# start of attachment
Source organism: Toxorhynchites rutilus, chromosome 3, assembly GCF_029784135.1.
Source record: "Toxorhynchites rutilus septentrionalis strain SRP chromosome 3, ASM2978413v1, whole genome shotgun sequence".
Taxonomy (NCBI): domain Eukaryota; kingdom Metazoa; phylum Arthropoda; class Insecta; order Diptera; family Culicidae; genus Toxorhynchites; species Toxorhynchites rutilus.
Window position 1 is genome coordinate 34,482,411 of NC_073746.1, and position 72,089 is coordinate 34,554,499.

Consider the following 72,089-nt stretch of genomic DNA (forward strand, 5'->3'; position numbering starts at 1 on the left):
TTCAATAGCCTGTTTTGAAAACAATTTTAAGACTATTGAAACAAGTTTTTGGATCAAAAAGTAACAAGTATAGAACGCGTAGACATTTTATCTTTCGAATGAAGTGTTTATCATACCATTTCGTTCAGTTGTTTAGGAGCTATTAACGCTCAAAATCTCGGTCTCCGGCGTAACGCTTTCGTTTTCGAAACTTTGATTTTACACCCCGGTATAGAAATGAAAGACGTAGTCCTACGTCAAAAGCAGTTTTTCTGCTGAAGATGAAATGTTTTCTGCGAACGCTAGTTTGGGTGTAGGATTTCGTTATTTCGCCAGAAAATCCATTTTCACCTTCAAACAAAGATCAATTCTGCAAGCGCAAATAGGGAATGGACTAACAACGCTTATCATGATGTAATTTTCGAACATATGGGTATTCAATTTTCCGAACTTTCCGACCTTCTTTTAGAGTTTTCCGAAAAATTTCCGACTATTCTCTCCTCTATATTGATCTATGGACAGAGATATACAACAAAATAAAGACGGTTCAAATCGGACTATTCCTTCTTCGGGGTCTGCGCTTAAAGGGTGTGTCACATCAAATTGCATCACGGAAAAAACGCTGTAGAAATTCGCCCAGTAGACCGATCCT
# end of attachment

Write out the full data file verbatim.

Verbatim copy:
Source organism: Toxorhynchites rutilus, chromosome 3, assembly GCF_029784135.1.
Source record: "Toxorhynchites rutilus septentrionalis strain SRP chromosome 3, ASM2978413v1, whole genome shotgun sequence".
Taxonomy (NCBI): domain Eukaryota; kingdom Metazoa; phylum Arthropoda; class Insecta; order Diptera; family Culicidae; genus Toxorhynchites; species Toxorhynchites rutilus.
Window position 1 is genome coordinate 34,482,411 of NC_073746.1, and position 72,089 is coordinate 34,554,499.

Consider the following 72,089-nt stretch of genomic DNA (forward strand, 5'->3'; position numbering starts at 1 on the left):
TTCAATAGCCTGTTTTGAAAACAATTTTAAGACTATTGAAACAAGTTTTTGGATCAAAAAGTAACAAGTATAGAACGCGTAGACATTTTATCTTTCGAATGAAGTGTTTATCATACCATTTCGTTCAGTTGTTTAGGAGCTATTAACGCTCAAAATCTCGGTCTCCGGCGTAACGCTTTCGTTTTCGAAACTTTGATTTTACACCCCGGTATAGAAATGAAAGACGTAGTCCTACGTCAAAAGCAGTTTTTCTGCTGAAGATGAAATGTTTTCTGCGAACGCTAGTTTGGGTGTAGGATTTCGTTATTTCGCCAGAAAATCCATTTTCACCTTCAAACAAAGATCAATTCTGCAAGCGCAAATAGGGAATGGACTAACAACGCTTATCATGATGTAATTTTCGAACATATGGGTATTCAATTTTCCGAACTTTCCGACCTTCTTTTAGAGTTTTCCGAAAAATTTCCGACTATTCTCTCCTCTATATTGATCTATGGACAGAGATATACAACAAAATAAAGACGGTTCAAATCGGACTATTCCTTCTTCGGGGTCTGCGCTTAAAGGGTGTGTCACATCAAATTGCATCACGGAAAAAACGCTGTAGAAATTCGCCCAGTAGACCGATCCT